On December 14 at Leezville Road High School, Derek Brewer, Leezville’s A.P. Calculus A.B. and Newspaper teacher, walked into his classroom only to discover 24 banana slugs lying on the floor. Upon further examination, investigators realized that the slugs were once Brewer’s Newspaper students.
Brewer suspects that these 24 healthy teenagers transformed into shell-less gastropod molluscs due to their lack of motivation. In his Newspaper class, he observed a steady decline in his students’ work ethics that corresponded with physical transformations.
“As their articles became shorter, so did their limbs,” Brewer said. “Then, their fingers disappeared, and they couldn’t type anymore. It was all downhill from there.”
So what prompted this lack of motivation among Leezville’s Newspaper students? No one knows for sure. At first, Brewer suspected senioritis to be the case, but this issue affected students of all grade levels. The only certainty in this situation is that all attempts to combat the students’ apparent apathy failed.
“We tried to postpone our print edition,” said Brewer. “I thought the class just needed a break. I suggested that they work on multimedia projects instead, you know, something new, something fresh. I thought they had everything they needed: purpose, mastery, autonomy.”
Since there would no longer be a printed newspaper, Brewer even went as far as to rename Leezville’s journalism classes simply as I, II, III Honors, and IV Honors. However, his efforts to rekindle the motivation in his classroom fell short. Instead of uniting around these multimedia projects and striving to produce the most professional products possible, the limbs of Leezville’s journalism students continued to shrink.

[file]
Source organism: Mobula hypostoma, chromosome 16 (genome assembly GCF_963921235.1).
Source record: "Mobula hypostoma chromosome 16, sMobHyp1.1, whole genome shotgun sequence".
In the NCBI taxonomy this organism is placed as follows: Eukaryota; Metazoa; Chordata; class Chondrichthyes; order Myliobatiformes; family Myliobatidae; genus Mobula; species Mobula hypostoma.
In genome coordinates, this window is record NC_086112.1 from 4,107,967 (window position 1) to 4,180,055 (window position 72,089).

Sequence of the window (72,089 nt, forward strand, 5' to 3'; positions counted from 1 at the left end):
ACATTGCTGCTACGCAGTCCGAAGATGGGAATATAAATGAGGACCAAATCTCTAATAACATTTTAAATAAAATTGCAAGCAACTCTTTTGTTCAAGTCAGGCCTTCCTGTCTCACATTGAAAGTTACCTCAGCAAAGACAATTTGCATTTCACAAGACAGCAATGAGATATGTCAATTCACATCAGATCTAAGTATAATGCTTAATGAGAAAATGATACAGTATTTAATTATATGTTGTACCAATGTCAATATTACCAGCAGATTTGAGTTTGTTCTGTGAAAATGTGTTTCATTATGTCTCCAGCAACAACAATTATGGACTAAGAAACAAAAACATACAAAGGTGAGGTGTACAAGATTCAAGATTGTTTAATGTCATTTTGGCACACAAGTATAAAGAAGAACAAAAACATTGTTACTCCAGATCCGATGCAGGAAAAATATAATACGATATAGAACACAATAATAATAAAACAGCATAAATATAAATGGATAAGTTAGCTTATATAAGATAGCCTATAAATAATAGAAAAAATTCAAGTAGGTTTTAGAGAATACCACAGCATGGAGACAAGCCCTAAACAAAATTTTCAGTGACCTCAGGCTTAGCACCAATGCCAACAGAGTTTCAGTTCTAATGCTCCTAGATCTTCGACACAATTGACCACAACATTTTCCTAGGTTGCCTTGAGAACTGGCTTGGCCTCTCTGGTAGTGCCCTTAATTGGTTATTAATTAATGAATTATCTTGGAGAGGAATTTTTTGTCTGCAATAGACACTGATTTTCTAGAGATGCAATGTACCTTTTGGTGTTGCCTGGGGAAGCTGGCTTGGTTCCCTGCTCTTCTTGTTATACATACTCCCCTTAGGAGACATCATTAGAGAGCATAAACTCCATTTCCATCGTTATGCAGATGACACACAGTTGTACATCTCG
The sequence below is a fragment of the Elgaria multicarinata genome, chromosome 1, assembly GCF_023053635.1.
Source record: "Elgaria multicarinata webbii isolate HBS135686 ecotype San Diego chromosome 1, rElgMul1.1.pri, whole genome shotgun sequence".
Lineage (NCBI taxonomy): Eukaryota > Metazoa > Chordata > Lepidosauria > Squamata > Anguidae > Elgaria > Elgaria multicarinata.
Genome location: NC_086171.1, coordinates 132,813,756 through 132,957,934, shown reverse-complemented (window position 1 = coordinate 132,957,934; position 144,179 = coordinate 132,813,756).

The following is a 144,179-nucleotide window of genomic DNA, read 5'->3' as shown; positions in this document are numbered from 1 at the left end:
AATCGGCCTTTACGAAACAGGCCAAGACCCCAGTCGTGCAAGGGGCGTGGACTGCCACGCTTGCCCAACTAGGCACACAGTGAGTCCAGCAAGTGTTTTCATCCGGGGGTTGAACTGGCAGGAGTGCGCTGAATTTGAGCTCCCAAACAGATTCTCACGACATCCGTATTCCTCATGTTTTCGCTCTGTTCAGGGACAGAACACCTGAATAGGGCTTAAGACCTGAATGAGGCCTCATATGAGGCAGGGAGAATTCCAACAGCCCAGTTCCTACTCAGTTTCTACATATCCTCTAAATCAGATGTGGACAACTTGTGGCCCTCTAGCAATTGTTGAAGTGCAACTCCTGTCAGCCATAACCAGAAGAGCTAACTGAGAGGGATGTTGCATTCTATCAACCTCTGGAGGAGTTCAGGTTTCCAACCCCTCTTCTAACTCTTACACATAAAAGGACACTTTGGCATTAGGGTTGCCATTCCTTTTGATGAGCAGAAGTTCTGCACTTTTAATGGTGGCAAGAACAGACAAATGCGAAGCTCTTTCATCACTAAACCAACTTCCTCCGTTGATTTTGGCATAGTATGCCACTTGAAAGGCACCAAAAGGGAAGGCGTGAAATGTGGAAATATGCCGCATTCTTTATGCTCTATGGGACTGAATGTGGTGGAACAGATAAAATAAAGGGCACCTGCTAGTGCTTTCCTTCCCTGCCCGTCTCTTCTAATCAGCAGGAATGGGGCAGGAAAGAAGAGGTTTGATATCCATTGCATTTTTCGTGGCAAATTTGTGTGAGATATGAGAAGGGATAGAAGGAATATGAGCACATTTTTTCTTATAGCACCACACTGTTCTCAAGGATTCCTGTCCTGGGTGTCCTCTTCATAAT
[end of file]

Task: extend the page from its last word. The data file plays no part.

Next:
Because the students began to spend all their class time scrolling through their social media feeds, within a few days, the only fingers they had left were their index fingers. They lost their ability to type articles and produce any kind of content for their class, no matter the quality; from there, their devolution progressed swiftly.
Now, Brewer’s former students lie on the tiled floor of his classroom, their slimy backs shining in the flickering fluorescent lights. Parents will collect their slugs tomorrow, and scientists are currently working to convert the slugs back to their former selves. Unfortunately, there is little hope of recovering the students’ former bodies—and their work ethics.
In the meantime, Brewer has been providing the slugs with plenty of decomposing leaves and animal droppings to eat.